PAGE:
THE GOVERNMENT has set a target of P297.8 billion for excise taxes collected on so-called “sin” products this year, driven by higher tax rates, which will offset the expected slump in volumes due to the economic hardship caused by the pandemic, the Department of Finance said.
The target was adopted by the Development Budget Coordination Committee during its 187th meeting in December, Finance Assistant Secretary Ma. Teresa S. Habitan told BusinessWorld via Viber last month.
This year’s target was 29% bigger than the downgraded P230-billion goal for 2020, and the P269.1 billion collected in 2019, by 11%. However, this was 10% lower compared to last year’s original goal of P332.2 billion, before economic managers slashed their revenue projections to consider the impact of the pandemic on consumption.
Ms. Habitan said the Bureau of Internal Revenue (BIR) and the Bureau of Customs (BoC) are expected to collect P177 billion from excise taxes on tobacco products, P81.6 billion from alcoholic beverages, P39 billion from sweetened beverages and P200 million from electronic cigarettes (e-cigarettes).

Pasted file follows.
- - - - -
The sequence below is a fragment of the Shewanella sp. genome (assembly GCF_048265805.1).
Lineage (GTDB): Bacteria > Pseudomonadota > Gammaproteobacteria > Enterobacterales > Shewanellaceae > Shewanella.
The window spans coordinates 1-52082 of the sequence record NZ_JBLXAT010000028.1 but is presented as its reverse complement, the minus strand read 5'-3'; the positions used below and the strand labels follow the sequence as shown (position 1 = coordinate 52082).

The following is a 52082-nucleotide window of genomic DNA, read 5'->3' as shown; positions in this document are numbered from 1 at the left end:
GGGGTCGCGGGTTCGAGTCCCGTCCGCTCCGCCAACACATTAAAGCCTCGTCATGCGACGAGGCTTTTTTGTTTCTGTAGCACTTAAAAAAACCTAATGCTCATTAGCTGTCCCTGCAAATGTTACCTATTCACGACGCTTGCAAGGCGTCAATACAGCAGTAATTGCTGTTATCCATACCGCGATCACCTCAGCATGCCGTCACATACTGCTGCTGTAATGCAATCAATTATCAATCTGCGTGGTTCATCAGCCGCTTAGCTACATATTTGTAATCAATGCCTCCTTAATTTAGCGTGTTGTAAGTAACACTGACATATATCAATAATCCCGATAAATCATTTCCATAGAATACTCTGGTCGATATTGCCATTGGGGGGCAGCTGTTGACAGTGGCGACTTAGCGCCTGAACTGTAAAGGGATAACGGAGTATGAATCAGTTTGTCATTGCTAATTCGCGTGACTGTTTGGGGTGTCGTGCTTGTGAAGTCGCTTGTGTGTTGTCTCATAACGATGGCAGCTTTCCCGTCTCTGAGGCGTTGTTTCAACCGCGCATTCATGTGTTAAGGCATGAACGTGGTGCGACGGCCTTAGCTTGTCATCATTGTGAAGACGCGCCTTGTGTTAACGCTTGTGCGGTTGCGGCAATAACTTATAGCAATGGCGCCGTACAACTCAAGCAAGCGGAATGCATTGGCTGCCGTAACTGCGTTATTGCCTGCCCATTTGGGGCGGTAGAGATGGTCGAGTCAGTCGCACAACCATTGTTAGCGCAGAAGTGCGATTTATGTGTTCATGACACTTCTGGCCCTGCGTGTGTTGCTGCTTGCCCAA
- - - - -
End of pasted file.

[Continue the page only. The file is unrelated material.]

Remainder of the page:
Excise tax rates on “sin” products have been increased again this year as per the timetable set out in law, with Ms. Habitan noting that sales volumes will be lower in line with the economic slowdown, weighing on projected revenue.
Republic Act (RA) 11346, signed in July 2019, increases the tax imposed on cigarettes to P50 per pack in 2021 from P45 last year.
RA 11467, which was signed into law at the start of 2020, increased the excise tax on heated tobacco products to P27.50 per pack this year from P25 last year.
Vapor products with nicotine salt will be levied a P42 tax per milliliter, up P5 from the 2020 rate.
Tax rates on conventional freebase or classic nicotine vapor products will also increase to P50 per ten milliliters from P45 previously.
RA 11467 also calls for a tax hike for alcohol products, increasing the specific tax of distilled spirits to P47 per proof liter starting 2021 from P66 previously, while keeping the ad valorem tax at 22% of net retail price.
Fermented liquors will also be taxed at P37 per liter, up from P35 last year.
The BIR and BoC collected P212.94 billion in the 10 months to October, exceeding the target by 16.88% but still behind the year-earlier pace by 6.7%.
Tobacco collections fell 3% from a year earlier to P129 billion, while those from alcohol products fell 8% to P57.37 billion. Collections from sweetened beverages fell 19% to P29.56 billion.
Tax collections from these products exceeded the overall target for the period by around 17%. — Beatrice M. Laforga